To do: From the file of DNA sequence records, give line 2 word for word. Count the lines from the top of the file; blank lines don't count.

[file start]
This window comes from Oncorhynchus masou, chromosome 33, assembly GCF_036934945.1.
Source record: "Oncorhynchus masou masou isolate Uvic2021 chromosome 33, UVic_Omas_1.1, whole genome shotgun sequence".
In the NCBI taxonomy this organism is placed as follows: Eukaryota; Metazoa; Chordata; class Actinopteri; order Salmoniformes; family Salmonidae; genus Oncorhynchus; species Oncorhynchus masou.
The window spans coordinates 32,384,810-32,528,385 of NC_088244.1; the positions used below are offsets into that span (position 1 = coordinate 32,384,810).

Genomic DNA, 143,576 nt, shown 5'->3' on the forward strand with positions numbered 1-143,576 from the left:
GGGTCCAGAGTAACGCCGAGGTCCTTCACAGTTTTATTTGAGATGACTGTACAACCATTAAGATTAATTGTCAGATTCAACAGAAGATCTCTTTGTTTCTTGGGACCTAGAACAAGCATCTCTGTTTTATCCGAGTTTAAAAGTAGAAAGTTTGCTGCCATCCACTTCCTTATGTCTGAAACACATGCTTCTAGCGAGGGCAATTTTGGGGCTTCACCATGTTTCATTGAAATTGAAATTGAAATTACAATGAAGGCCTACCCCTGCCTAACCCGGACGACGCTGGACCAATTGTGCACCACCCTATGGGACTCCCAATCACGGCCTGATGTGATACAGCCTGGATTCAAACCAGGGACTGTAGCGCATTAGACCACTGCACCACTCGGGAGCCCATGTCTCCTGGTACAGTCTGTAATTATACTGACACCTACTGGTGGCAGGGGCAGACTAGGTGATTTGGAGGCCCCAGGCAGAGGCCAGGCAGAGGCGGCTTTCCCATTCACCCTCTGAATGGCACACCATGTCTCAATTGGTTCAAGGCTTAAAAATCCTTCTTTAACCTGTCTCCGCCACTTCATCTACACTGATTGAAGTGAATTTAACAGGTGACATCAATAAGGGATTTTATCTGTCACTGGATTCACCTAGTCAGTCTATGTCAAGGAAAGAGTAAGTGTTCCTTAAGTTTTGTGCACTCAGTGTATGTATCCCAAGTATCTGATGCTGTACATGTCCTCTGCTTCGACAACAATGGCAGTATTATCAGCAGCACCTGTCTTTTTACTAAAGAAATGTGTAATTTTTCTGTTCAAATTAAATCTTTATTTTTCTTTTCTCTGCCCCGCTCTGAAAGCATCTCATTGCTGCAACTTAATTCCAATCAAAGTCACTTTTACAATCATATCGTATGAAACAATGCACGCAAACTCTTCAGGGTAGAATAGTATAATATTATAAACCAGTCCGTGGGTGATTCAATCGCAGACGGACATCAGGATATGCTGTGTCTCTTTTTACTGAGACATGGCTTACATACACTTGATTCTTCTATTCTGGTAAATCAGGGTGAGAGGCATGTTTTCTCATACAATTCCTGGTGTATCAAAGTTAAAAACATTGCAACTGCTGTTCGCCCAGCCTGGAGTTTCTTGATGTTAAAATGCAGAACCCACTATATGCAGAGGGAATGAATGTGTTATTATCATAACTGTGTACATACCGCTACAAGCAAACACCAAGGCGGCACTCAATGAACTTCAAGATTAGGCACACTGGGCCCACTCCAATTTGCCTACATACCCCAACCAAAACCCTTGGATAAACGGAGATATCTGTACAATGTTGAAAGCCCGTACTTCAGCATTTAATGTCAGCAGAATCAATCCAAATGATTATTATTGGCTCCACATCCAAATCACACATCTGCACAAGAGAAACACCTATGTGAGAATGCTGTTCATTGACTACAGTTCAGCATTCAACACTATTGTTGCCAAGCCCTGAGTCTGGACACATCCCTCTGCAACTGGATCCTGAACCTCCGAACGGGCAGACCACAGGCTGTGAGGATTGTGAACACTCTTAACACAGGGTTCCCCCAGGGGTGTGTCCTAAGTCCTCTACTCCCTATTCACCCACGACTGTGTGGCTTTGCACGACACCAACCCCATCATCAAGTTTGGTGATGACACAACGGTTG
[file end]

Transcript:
Source record: "Oncorhynchus masou masou isolate Uvic2021 chromosome 33, UVic_Omas_1.1, whole genome shotgun sequence".